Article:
• a notifiable concentration may not be implemented without the prior authorization of the GVH; in particular, voting rights and the right to appoint the management may not be exercised without prior approval by the GVH.

    This prohibition does not apply to the conclusion of the contract bringing about the concentration or the issuance of a public take-over bid or – on the basis of the above – the performance of such legal acts and declarations that are necessary for bringing about the concentration which do not yet result in exercising of the control rights by the acquirer.

  • upon a prior reasoned request of the party obliged to file the notification, the GVH may allow the exercising of control rights, especially if it is necessary for maintaining the full value of the party’s investment.

    Such derogation from the suspension clause might be made subject to conditions and obligations (limitation of control rights); at the same time, the GVH may oblige the parties to submit the documents on exercising their control rights (e.g. resolutions, etc). In its decision about the concentration, the GVH states whether the exercising of control rights was in line with the limitation of control rights which it had ordered earlier.

    Contrary to the EU Merger Control Regulation (“ECMR”), it is unlikely that the parties would be entitled to apply for the derogation before notifying the planned concentration to the GVH.

  • If the GVH does not authorize the concentration, any act or declaration resulting from the exercising of control rights in breach of the suspension clause (or in breach of the above imposed conditions and obligations) is null and void; the party exercising control rights in breach of the suspension clause or in breach of the conditions or obligations may not refer to the nullity and is liable for damages arising from the legal consequences of nullity.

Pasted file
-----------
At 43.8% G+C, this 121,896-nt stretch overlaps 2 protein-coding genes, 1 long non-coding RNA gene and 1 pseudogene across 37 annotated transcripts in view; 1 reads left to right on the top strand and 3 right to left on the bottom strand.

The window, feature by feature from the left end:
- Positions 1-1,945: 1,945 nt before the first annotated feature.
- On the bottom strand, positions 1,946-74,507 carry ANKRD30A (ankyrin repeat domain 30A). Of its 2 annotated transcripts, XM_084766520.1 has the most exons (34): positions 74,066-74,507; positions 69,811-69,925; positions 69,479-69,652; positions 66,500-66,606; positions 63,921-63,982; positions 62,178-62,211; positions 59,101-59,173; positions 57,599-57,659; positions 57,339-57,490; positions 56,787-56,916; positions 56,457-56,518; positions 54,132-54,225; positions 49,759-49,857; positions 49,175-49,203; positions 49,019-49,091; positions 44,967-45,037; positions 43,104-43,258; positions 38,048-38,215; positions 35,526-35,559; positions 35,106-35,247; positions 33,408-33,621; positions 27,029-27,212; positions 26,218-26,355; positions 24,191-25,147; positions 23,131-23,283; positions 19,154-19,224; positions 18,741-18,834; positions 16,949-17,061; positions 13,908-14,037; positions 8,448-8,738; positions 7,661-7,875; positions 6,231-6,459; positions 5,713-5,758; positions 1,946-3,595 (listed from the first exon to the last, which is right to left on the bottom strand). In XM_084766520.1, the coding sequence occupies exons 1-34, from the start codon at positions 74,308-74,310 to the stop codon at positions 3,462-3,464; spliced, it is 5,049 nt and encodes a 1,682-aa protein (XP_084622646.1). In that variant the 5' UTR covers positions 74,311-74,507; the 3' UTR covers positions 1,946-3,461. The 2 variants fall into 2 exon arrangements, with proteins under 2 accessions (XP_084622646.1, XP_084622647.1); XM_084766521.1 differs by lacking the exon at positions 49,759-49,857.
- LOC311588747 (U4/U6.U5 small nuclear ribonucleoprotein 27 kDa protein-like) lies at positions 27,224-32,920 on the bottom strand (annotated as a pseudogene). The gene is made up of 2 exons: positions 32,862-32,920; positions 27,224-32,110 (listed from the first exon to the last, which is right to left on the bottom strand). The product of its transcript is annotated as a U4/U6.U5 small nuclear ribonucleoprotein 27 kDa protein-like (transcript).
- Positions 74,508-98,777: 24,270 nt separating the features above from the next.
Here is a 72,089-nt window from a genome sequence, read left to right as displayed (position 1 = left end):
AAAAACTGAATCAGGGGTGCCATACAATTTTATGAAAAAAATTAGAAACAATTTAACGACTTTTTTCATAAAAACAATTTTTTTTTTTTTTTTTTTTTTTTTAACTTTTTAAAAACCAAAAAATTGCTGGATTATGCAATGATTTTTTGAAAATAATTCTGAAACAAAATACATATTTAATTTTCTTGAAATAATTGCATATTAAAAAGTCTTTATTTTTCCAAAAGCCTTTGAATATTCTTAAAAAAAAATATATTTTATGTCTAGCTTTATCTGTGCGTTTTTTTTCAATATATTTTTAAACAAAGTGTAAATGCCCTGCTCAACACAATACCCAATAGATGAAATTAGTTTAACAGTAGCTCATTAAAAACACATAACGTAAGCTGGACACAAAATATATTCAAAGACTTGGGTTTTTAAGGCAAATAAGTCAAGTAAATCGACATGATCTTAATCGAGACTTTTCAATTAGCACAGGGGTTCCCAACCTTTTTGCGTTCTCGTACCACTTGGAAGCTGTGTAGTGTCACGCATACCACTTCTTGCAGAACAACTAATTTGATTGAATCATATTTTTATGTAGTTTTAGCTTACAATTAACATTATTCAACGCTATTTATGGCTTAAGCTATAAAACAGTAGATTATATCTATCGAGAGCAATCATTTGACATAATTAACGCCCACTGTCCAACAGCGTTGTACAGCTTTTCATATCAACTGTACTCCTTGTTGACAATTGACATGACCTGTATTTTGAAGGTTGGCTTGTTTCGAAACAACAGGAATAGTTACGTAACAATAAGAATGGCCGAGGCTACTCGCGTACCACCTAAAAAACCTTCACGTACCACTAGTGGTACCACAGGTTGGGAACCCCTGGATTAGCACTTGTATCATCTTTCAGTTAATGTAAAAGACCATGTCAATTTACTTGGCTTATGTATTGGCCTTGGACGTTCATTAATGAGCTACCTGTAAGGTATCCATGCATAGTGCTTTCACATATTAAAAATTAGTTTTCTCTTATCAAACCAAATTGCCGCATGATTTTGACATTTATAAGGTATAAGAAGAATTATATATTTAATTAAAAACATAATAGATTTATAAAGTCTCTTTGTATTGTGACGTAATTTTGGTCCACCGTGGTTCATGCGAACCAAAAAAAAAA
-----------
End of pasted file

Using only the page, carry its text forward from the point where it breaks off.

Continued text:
• a daily fine (min. HUF 50,000 — max. HUF 200,000, with the total amount of the fine being capped at 10% of turnover) calculated until the start of the competition supervisory proceeding may be imposed for implementation of a merger which has not been notified. This maximum daily fine of HUF 200,000 is identical to that applied by the current rules for late notifying, while the minimum amount is newly introduced.

In view of the introduction of a suspension clause, the amendments introduce a shorter deadline (30 days instead of the currently applicable 45 days) for the GVH to assess a concentration in Phase I (while the deadline for a full – Phase II – proceeding remains four months). The amendments will be applicable to concentrations after 1 July 2014.

Further changes – exemption from merger clearance?

Pursuant to another legislative proposal recently adopted by the Hungarian Parliament an exception from the obligation to request the GVH’s authorisation has been introduced to Hungarian Competition Act. If a transaction is classified as being of “national strategic importance” by the government due to public interest – especially in order to preserve jobs and to insure the security of supply -, no merger control authorisation from the GVH is needed. This amendment has become effective on 22 November 2013.

The views expressed herein are solely those of the author and have not been endorsed, confirmed, or approved by XBMA or any of the editors of XBMA Forum, nor by XBMA’s founders, members, contributors, academic partners, advisory board members, or others. No inference to the contrary should be drawn.

Subscribe to Newsletter

Enter your Email

Preview Newsletter